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How to Wisely Protect Your Smart Home from Hackers

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Posted October 28, 2018

Smart homes are trending all over the world these days. Never before has the demand been so high for smart security systems, IoT lighting, and air conditioners, as well as upgradable home automation equipment. According to the Statista market research portal, the smart home market revenue in Germany alone will amount to 2,8 billion Euros in 2018. Therefore, the country is in the world’s top 5 by this criterion, giving in to the United States, China, Japan, and the United Kingdom.

Image credit: Pixabay.com

There are various reasons for this boom. Whereas home automation used to cost a fortune, a growing number of vendors are now entering the market with inexpensive solutions. A lot of people have a heightened sense of security, whether it be protection against burglars, fire or burst pipes. Now they can choose the appropriate products that allow controlling their homes in every way imaginable.

The convenience factor, with managed lighting and HVAC systems in place, is hard to overestimate, too. Governments also contribute to the popularity of smart systems in a way. In Germany, for instance, banks and loan companies require that new buildings be equipped with anti-trespass protection. Furthermore, new legislation is being passed that obliges citizens to install smoke detectors in their homes.

No matter how favorably people treat smart home systems, there are plenty of skeptical perspectives regarding the appropriate products that mostly stem from the fact that these solutions cannot be used without Internet connection and cloud services. These caveats have some solid reasoning behind them as there have been numerous reports about vulnerabilities of smart homes.

In fact, poorly protected systems aren’t rare: last year, the Aldi discount chain sold IP CCTV cameras that could be used without a password at all. The outcome of such an imprudence is that someone might remotely watch a streaming video of what’s going on in your living room. Although the manufacturer has since provided a firmware update, users need to install it manually. This specific camera model by Aldi isn’t the only example of easily hackable smart devices that you can find by simply googling “unprotected cameras”. Malefactors can also scan the entire smart home for potential weak links, such as your PC or server.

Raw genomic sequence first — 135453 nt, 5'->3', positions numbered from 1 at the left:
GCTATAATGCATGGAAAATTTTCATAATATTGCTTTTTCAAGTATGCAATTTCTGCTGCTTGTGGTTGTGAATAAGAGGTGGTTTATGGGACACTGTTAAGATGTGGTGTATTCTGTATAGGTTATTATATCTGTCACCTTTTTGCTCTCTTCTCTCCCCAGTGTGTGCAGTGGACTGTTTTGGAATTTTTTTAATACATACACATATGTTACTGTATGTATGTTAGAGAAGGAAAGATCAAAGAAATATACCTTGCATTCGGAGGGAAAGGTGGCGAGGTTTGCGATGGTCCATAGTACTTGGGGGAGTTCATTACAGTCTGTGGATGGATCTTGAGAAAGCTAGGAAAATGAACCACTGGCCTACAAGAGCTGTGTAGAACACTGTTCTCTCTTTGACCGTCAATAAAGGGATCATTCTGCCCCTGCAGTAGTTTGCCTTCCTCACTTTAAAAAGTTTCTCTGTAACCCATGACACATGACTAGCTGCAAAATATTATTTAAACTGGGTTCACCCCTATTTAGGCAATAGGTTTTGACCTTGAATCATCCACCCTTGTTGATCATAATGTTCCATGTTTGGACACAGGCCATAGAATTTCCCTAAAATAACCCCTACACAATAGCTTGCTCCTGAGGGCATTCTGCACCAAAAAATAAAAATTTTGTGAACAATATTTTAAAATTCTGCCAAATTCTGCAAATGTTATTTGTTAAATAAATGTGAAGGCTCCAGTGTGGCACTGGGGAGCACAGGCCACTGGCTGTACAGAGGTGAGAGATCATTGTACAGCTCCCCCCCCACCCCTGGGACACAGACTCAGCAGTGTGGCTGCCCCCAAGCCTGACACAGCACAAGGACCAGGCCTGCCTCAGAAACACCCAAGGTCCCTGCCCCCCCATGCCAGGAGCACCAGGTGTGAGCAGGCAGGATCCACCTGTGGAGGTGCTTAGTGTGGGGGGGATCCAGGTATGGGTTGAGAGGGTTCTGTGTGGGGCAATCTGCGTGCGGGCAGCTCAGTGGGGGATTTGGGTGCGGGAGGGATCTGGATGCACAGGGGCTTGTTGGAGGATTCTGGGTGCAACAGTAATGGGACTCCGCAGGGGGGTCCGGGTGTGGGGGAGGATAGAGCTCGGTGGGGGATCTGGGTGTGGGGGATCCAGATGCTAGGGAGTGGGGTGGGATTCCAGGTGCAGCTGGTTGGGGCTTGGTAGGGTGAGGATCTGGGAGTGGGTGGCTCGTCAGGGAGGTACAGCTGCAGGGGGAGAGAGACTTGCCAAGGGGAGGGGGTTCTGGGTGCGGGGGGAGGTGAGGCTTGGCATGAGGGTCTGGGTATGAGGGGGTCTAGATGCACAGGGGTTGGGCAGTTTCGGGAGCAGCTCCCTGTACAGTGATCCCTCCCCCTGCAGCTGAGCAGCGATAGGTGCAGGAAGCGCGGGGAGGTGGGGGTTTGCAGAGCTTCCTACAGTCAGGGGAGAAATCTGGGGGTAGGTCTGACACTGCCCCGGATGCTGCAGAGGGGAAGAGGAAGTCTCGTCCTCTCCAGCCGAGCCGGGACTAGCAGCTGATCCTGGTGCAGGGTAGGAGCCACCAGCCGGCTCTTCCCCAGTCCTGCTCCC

When looking for a safe product, consumers often bump into a bevy of manufacturers using dozens of proprietary alarm and security standards whose efficiency is very problematic to verify. To top it off, these solutions often go with incompetently written user guides, and their firmware must be updated manually, which is a nontrivial task for those who aren’t tech-savvy.

There are different ways to safeguard a smart home. Of course, the best protection can be ensured by an autonomous system that can function without Internet access. The question is, who can offer a system like that?

Complete functionality without the cloud is a rare case

I have examined major manufacturers of smart home systems and analyzed what their products can do in offline mode, also focusing on the inconveniences that the consumers will have to experience in such a scenario.

For example, the Philips Hue and Osram Lightify lighting systems can be used without Internet connection – well, that’s something you might expect from a lights management solution, isn’t it?

In order to control the system via a smartphone app, you certainly need to go online. The same holds true for the Qivicon Home Base in the context of their cloud services – for instance when controlling an IP camera. All the other Qivicon controls are implemented over WLAN as the smart functions are built into the Home Base proper.